Cannabis is sending twice as many pregnant “people” to the hospital, says a new study on cannabis use during pregnancy published in the Canadian Medical Association Journal.
(And yes, the study calls pregnant women “people” in an attempt to be “inclusive” by insulting women and rejecting biological facts.)
The researchers looked at over 950,000 pregnancies between January 2015 and July 2021. They found the rate of ER and hospital visits related to cannabis use during pregnancy doubled.
Ergo, legalization has failed Canada’s pregnant “people.”
Of course, doubling the rate sounds bad until you ask what the baseline is. Before legalization, for every 100,000 pregnancies, hospitals saw 11 women seeking care for consuming too much cannabis.
After legalization? It’s 20 women per 100,000. And as per the study, these women were “very high” and thus seeking help.
In other words: the reefer madness hysteria drummed up by this study is not justified.
Cannabis Sending Pregnant Women to Hospital: Study
As per the research, pregnant “people” have “cannabis use disorder” and thus cannot control or stop their use even when they’re pregnant. They came to this conclusion because 22 percent experienced withdrawals.
But how does one casually link physical withdrawals of a substance to physiological dependency? They are two different processes. One is the physical state of the brain and body excreting a drug; the other is the subjective experience of that phenomenon.
The study suggests that “cannabis use during pregnancy is associated with adverse perinatal and neonatal outcomes, including stillbirth, preterm birth and neonatal morbidity and mortality.”
Additionally, they cite “evidence” of an association between cannabis use during pregnancy and autism. But the study they refer to emphasizes a “cautious interpretation” due to confounding factors.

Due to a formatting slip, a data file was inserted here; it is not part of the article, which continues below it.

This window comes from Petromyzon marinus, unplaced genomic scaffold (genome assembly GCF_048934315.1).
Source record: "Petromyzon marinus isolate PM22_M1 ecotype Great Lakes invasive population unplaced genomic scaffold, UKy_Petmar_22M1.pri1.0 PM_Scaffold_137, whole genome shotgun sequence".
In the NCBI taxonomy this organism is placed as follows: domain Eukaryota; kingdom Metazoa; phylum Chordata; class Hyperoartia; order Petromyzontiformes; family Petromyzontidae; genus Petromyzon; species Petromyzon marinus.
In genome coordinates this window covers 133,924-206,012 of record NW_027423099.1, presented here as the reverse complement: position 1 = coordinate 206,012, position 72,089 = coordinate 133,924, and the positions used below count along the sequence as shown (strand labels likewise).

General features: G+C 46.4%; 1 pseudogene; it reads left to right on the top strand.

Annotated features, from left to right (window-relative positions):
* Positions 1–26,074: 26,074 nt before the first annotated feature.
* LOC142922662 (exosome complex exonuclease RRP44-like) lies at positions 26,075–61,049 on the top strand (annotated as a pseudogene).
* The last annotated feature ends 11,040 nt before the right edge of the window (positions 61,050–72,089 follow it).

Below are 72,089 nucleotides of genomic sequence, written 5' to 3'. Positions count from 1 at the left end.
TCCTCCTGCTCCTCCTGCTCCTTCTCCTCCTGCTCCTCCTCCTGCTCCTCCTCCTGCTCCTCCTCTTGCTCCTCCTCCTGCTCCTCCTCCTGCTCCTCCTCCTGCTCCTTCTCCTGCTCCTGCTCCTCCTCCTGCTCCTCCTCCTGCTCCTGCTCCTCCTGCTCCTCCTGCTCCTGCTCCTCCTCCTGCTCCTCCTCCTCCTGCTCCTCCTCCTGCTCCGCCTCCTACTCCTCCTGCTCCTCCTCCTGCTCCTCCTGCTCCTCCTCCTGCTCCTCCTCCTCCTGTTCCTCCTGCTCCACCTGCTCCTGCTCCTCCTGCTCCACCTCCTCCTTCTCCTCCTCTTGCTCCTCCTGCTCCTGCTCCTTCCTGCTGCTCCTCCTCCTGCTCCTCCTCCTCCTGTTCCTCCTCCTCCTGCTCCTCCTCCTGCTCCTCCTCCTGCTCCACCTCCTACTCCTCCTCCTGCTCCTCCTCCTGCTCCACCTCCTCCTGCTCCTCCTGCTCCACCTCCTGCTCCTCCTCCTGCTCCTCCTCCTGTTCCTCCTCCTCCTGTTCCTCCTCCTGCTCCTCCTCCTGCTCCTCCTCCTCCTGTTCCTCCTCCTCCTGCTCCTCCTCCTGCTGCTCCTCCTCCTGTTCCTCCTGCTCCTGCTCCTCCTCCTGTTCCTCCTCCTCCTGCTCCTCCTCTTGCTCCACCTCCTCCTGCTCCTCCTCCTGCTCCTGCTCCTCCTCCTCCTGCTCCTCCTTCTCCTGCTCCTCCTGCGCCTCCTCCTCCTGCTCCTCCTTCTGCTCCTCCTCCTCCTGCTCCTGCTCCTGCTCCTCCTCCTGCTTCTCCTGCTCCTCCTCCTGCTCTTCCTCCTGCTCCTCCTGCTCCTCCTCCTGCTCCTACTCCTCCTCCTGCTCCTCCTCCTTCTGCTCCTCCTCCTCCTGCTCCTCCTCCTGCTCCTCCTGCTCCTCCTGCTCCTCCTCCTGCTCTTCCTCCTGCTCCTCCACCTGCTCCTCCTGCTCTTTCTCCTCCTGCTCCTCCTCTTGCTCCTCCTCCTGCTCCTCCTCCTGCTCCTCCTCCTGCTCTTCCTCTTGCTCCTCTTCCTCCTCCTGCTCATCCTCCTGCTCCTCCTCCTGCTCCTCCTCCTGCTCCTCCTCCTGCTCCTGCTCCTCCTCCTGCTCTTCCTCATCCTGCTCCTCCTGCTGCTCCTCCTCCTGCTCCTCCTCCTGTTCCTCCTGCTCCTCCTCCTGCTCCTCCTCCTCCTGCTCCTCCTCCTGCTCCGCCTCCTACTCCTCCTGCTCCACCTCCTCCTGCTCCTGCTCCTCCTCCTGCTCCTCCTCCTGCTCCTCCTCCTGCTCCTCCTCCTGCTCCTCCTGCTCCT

Likewise, the other studies they refer to rely on self-reported cannabis use. One of them doesn’t even support the conclusions they claim it does.
Consider one of the papers they cite: “Maternal marijuana use, adverse pregnancy outcomes, and neonatal morbidity.”
It says, “After adjustment for tobacco, clinical, and socioeconomic factors, marijuana use was not associated with the composite adverse pregnancy outcome.”
It goes on to say,
Similarly, among women with umbilical cord homogenate and serum cotinine data (n = 765), marijuana use was not associated with adverse pregnancy outcomes (adjusted odds ratio, 1.02; 95% confidence interval, 0.18–5.66). Neonatal intensive care unit admission rates were not statistically different between groups (16.9% users vs 9.5% nonusers, P = .12).
They admit that “marijuana use was still associated with composite neonatal morbidity or death,” but only after controlling for “tobacco, race, and other illicit drug use.”
How cannabis use during pregnancy differs between ethnic groups remains to be seen.
As well as adjusting the results not to include tobacco damage is also suspect. Especially when both cannabis and tobacco use were self-reported.
Methodological Problems with the Study